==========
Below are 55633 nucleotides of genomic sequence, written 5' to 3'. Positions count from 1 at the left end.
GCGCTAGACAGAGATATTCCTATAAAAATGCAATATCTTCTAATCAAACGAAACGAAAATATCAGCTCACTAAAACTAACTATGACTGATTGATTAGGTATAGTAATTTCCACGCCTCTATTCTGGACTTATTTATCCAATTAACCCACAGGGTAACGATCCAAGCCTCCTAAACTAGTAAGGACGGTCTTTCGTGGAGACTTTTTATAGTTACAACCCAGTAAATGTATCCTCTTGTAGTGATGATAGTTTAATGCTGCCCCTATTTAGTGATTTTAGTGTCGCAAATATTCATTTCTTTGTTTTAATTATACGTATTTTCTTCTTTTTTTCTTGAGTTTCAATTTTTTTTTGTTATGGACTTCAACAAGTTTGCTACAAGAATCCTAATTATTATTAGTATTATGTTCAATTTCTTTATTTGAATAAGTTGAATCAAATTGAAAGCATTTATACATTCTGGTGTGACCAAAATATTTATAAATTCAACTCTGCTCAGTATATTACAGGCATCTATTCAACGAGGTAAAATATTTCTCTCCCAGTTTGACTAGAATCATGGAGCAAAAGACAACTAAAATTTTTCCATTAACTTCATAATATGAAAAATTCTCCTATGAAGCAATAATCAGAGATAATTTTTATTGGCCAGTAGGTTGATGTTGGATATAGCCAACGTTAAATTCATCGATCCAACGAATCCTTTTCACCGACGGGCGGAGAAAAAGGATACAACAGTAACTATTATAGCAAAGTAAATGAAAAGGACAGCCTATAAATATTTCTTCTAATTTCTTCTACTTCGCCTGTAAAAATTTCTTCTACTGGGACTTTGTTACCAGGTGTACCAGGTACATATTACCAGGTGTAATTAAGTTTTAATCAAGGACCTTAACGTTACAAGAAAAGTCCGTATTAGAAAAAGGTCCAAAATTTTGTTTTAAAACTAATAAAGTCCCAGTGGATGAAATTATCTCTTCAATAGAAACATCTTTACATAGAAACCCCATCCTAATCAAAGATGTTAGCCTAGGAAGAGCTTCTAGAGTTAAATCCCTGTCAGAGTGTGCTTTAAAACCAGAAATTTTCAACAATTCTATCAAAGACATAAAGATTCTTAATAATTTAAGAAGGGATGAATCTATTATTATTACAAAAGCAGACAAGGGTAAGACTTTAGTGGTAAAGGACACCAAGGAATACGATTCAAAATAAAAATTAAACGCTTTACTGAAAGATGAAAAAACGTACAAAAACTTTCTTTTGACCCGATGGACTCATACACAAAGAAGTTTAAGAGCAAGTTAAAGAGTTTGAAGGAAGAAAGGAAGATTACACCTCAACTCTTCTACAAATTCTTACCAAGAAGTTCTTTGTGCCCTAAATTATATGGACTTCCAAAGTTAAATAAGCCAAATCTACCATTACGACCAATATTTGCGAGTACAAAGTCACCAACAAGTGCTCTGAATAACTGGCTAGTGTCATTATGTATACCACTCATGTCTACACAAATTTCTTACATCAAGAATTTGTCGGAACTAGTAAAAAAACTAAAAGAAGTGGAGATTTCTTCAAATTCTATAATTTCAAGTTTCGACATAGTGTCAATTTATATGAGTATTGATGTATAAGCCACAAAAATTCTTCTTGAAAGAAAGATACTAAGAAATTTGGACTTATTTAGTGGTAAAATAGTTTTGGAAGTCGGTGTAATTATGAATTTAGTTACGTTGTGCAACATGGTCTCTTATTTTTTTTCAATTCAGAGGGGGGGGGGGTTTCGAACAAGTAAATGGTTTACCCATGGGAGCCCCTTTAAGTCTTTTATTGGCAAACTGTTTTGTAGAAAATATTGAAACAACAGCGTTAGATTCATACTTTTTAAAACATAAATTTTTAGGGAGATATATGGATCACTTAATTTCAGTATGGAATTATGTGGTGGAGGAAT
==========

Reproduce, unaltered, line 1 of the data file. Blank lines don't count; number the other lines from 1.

Below are 55633 nucleotides of genomic sequence, written 5' to 3'. Positions count from 1 at the left end.